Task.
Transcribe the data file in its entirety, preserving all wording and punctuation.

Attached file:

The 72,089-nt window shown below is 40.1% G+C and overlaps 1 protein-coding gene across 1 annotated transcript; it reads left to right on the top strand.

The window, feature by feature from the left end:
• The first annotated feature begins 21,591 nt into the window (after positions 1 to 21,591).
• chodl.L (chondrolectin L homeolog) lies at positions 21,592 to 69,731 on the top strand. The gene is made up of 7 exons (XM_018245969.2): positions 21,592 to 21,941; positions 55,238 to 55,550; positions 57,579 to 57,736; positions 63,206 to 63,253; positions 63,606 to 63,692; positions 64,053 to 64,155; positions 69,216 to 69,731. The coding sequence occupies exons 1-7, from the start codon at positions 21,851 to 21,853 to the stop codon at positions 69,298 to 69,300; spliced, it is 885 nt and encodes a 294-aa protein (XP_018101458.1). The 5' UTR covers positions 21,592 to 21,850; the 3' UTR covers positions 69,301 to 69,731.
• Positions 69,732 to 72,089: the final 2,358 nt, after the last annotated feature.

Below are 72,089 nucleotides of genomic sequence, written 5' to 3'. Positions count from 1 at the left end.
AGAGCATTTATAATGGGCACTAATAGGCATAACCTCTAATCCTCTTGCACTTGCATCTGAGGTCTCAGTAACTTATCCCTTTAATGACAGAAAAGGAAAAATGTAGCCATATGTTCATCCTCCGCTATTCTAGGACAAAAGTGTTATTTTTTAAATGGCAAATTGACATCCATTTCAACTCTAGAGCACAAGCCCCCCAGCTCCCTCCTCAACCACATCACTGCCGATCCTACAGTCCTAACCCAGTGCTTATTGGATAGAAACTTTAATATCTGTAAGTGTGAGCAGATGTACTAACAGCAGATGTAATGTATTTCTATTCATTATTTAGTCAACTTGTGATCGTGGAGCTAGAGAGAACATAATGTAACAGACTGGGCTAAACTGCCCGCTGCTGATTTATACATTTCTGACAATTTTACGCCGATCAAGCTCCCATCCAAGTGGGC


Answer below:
The 72,089-nt window shown below is 40.1% G+C and overlaps 1 protein-coding gene across 1 annotated transcript; it reads left to right on the top strand.

The window, feature by feature from the left end:
• The first annotated feature begins 21,591 nt into the window (after positions 1 to 21,591).
• chodl.L (chondrolectin L homeolog) lies at positions 21,592 to 69,731 on the top strand. The gene is made up of 7 exons (XM_018245969.2): positions 21,592 to 21,941; positions 55,238 to 55,550; positions 57,579 to 57,736; positions 63,206 to 63,253; positions 63,606 to 63,692; positions 64,053 to 64,155; positions 69,216 to 69,731. The coding sequence occupies exons 1-7, from the start codon at positions 21,851 to 21,853 to the stop codon at positions 69,298 to 69,300; spliced, it is 885 nt and encodes a 294-aa protein (XP_018101458.1). The 5' UTR covers positions 21,592 to 21,850; the 3' UTR covers positions 69,301 to 69,731.
• Positions 69,732 to 72,089: the final 2,358 nt, after the last annotated feature.

Below are 72,089 nucleotides of genomic sequence, written 5' to 3'. Positions count from 1 at the left end.
AGAGCATTTATAATGGGCACTAATAGGCATAACCTCTAATCCTCTTGCACTTGCATCTGAGGTCTCAGTAACTTATCCCTTTAATGACAGAAAAGGAAAAATGTAGCCATATGTTCATCCTCCGCTATTCTAGGACAAAAGTGTTATTTTTTAAATGGCAAATTGACATCCATTTCAACTCTAGAGCACAAGCCCCCCAGCTCCCTCCTCAACCACATCACTGCCGATCCTACAGTCCTAACCCAGTGCTTATTGGATAGAAACTTTAATATCTGTAAGTGTGAGCAGATGTACTAACAGCAGATGTAATGTATTTCTATTCATTATTTAGTCAACTTGTGATCGTGGAGCTAGAGAGAACATAATGTAACAGACTGGGCTAAACTGCCCGCTGCTGATTTATACATTTCTGACAATTTTACGCCGATCAAGCTCCCATCCAAGTGGGC